state of the app throughout the user’s session — that’s what it’s for! Also, with more complex components and states, it’ll be quite cumbersome and repetitive to use
localStorage.setItem() wherever the
state is updated.
So rather than continuously keeping
localStorage in-sync with React
state, let’s simply save
localStorage whenever the user ends their session, either by leaving the app (‘unmounting’ the component) or refreshing the page.
The new sequence of events/operations will be…
- The user visits the app (localhost:3000 in our case)
Appcomponent mounts and hydrates its
statewith any applicable
- React will update
statethroughout the user’s session.
- When the user ends their session, save whatever the
stateis at that time to
localStorage, making it available for hydrating in the next session.
Alright, here’s a new method for saving all of
localStorage at once. Add it to your
In order to save
localStorage when the user leaves the app, we need to invoke the
saveStateToLocalStorage method in
Here’s some updated code, where we add the event listener to
componentDidMount as well as add what we need to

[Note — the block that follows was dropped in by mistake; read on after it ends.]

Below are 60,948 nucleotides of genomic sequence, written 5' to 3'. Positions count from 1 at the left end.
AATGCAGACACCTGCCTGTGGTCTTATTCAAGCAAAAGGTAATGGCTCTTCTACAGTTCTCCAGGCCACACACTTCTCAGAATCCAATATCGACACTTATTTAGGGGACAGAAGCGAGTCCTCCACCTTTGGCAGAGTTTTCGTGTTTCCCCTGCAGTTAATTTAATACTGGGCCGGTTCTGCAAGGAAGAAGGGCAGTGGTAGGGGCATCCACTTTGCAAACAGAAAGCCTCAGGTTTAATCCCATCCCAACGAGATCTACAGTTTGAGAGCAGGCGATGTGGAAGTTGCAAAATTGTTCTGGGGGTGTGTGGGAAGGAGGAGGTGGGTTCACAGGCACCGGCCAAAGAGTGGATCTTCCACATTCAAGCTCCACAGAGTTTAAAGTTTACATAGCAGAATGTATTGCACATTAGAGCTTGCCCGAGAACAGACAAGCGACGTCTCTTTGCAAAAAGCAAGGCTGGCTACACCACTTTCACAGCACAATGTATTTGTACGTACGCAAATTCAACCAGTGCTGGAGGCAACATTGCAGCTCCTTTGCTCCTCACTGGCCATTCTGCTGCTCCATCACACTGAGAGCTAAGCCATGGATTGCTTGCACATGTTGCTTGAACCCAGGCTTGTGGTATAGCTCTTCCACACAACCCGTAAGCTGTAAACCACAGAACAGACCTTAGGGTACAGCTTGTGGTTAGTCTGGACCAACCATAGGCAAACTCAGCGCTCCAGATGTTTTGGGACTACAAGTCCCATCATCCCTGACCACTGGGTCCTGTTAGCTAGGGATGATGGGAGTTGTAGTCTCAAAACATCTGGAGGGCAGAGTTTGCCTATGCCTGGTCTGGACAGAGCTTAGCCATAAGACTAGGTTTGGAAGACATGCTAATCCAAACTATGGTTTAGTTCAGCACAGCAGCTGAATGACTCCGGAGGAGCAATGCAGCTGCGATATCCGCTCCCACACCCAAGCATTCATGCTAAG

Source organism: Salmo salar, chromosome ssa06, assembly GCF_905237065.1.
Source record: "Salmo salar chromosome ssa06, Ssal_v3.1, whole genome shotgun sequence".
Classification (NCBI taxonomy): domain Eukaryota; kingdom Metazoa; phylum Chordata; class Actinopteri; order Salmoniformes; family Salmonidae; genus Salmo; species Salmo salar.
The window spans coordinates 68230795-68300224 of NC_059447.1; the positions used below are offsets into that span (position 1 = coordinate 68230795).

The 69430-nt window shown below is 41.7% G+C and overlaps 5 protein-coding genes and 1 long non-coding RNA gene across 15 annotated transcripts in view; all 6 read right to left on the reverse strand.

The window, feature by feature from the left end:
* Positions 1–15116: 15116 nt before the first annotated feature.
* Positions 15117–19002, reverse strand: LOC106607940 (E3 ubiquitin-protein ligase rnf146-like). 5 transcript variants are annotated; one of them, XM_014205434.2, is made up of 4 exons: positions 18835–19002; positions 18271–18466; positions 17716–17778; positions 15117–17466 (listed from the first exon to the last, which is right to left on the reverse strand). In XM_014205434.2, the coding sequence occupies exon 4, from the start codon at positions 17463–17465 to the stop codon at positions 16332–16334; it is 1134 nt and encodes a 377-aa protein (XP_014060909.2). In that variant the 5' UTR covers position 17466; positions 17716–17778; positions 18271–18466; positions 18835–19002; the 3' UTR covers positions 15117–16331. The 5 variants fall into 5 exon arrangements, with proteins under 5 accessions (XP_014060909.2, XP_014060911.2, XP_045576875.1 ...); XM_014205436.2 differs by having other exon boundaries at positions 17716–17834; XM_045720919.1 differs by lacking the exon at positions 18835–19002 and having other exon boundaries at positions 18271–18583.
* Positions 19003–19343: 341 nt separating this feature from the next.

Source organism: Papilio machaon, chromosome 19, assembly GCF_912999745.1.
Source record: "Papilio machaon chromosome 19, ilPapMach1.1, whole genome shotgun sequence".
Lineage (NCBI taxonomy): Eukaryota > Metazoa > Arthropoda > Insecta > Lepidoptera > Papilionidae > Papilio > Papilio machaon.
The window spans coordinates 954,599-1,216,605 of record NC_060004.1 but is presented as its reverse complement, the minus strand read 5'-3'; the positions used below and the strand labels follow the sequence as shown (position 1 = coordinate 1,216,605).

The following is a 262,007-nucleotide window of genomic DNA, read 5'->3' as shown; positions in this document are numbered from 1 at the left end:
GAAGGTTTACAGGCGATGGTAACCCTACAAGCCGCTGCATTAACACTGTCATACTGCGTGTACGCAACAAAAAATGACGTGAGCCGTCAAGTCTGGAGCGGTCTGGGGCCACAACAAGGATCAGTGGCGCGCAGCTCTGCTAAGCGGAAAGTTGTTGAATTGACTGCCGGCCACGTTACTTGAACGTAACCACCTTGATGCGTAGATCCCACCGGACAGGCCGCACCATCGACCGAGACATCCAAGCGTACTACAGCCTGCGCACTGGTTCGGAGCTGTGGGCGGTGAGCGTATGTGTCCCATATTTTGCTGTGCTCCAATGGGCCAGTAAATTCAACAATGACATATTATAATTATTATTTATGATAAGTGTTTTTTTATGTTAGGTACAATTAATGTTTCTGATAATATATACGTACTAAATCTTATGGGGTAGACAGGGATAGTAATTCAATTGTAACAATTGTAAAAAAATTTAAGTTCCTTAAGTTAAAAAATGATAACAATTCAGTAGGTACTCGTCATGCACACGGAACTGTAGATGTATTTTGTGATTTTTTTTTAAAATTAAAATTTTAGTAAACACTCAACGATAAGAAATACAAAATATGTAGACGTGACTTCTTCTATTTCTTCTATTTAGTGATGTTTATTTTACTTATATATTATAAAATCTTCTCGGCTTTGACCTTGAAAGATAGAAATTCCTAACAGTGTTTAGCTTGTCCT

We no longer need to
setItem when updating React
state, so you’ll want to remove those.
A lot has changed since the beginning of the tutorial, so here’s the
App.js file at this point. *Nothing in the
render() method has changed.*
And that’s it! You now have the tools to use Local Storage in your React projects.
React Simple Storage — an almost shameless plug
Simple component and helper functions for using localStorage with React.
I found myself at work wanting to take advantage of Local Storage in tons of different components, so I created a component, react-simple-storage, that handles everything we’ve just implemented and much more. Keep following along to see how easy it is to use in our little to-do app.
1. Install it
yarn add react-simple-storage
2. Import it into App.js
3. Include it in your <App> component, like this…
That’s it! You don’t need all of the extra methods and event listeners from the tutorial, so the final
App.js using react-simple-storage looks like this…